The thin film passive circuit elements manufactured by the method mentioned above, have a very excellent precision of shape. They have also an extreme high reliability because every surface thereof is completely covered with an inert tantalum oxide. It is a major advantage of the present invention that each manufacturing step may be easily carried out and controlled, because a thin film passive circuit element of the present invention is mainly produced by the application of anodic oxidation which is easy to control by regulating the anodizing conditions. Another advantage of the present invention lies in that an additional passive circuit element layer may be applied over the already-formed passive circuit element layer for practical use without decreasing its high reliability, because there is substantially no unevenness on the main surface of the thin film passive circuit element layer.
The substrate used in the present invention may be a planar type semiconductor element, a semiconductor substrate including planar type integrated circuit elements, an insulator plate of ceramics, glass or the like, or a metallic plate coated with an insulating material. Although the above description of the embodiments has been directed to the use of tantalum, it will be apparent that titanum, molybdenum, niobium or the like metal which can be anodically oxidized and which has a relatively high resistivity can be used.
It will be further apparent that the present invention is not to be limited to the above embodiments, and that various variations and modifications could be employed without departing from the spirit and scope of the invention.
1. A method of producing a thin film resistor element comprising the steps of preparing a substrate in which at least two conductive wiring paths are embedded, said substrate having an insulating surface thereon; opening at least two apertures in said insulating surface to respectively expose a portion of the surface of each of said two conductive wiring paths; depositing a metallic film having a substantially uniform thickness over the surface of said substrate and said exposed portions, said metallic film being of a metal of high resistivity selected from the group consisting of tantalum, titanium, molybdenum, and niobium; anodically oxidizing said metallic film to convert the surface of said metallic film into the oxide of said metal; and thereafter anodically oxidizing a predetermined portion of said metallic film to convert the remaining thickness of said metallic film into the oxide of said metal except for a predetermined resistor portion in contact with the previously exposed portions of the surfaces of said two conductive wiring paths.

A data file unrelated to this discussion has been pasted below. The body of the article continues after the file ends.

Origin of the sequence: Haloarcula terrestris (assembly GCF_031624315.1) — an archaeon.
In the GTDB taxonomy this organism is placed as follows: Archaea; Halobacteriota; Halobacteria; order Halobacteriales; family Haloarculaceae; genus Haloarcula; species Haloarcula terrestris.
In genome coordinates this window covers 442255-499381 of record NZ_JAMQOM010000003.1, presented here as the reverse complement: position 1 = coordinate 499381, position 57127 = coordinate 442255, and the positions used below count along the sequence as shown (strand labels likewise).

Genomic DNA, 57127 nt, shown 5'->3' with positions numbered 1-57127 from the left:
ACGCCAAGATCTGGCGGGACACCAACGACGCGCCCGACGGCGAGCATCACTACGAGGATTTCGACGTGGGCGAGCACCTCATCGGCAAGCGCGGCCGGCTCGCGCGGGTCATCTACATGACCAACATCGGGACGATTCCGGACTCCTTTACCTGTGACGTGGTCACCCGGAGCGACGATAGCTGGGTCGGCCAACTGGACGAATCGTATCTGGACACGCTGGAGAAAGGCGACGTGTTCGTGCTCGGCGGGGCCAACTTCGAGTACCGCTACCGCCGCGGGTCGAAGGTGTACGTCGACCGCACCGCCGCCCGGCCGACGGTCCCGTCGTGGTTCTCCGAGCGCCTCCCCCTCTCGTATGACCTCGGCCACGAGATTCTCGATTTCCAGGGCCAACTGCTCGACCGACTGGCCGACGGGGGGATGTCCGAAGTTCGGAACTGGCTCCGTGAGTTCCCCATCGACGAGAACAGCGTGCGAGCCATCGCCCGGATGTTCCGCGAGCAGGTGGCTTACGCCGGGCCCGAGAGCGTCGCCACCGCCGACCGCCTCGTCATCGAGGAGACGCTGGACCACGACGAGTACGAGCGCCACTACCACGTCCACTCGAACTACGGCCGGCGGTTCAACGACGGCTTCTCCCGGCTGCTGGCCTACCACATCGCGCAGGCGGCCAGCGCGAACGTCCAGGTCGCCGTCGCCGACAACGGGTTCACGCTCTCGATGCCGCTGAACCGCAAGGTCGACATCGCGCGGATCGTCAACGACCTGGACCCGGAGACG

2. The method claimed in claim 1, in which said metallic film is of tantalum.
3. The method claimed in claim 2, in which said conductive wiring paths are of aluminum.
4. A method of producing a thin film resistor element comprising the steps of preparing a substrate having first and second embedded conductive wiring paths and an insulating surface; opening first and second apertures in said surface of said insulating surface to partially expose the surface of said first and second embedded conductive wiring paths, respectively; depositing a film of anodizable material of high resistivity having a substantially uniform thickness over the surface of said substrate, first and second portions of said film extending to and being in contact with said first and second embedded conductive wiring paths through said first and second apertures, respectively; and converting by anodic oxidation a predetermined portion of said film into the oxide of said anodizable material to provide a resistor portion electrically connected between said first and second portions of said film and enclosed by the oxide of said anodizable material.
5. The method claimed in claim 4, in which said converting step includes anodically oxidizing the surface of said film, and thereafter selectively anodically oxidizing the remaining thickness of said film.
6. The method claimed in claim 4, in which said converting step includes anodically oxidizing the surface portion of said film, anodically oxidizing a selected portion of said film to a predetermined depth of said film,
circuit elements; depositing an aluminum film on the surface of said insulating film; anodically oxidizing a selected portion of said aluminum film to provide aluminum wiring paths; depositing a tantalum film on the selectively anodically oxidized aluminum film, and thereafter anodically oxidizing a selected portion of said tantalum film to provide a tantalum resistor element connected between selected ones of said circuit elements.
UNITED STATES PA'IENT OFFICE CERTIFICATE OF CORRECTION Patent No. 862 I Dated January 1, 75
Inventor(5) 'TSUNEMITSU et a1 It is certified that error appears in the above-identified patent and that said Letters Patent are hereby corrected as shown below:
In the Caption, --Assignee: Nippon Electric Company,
Limited Signed and sealed this 15th day of July 1975,
c MARSHALL DANN RUTH C. MASON Commissioner of Patents Attesting Officer and Trademarks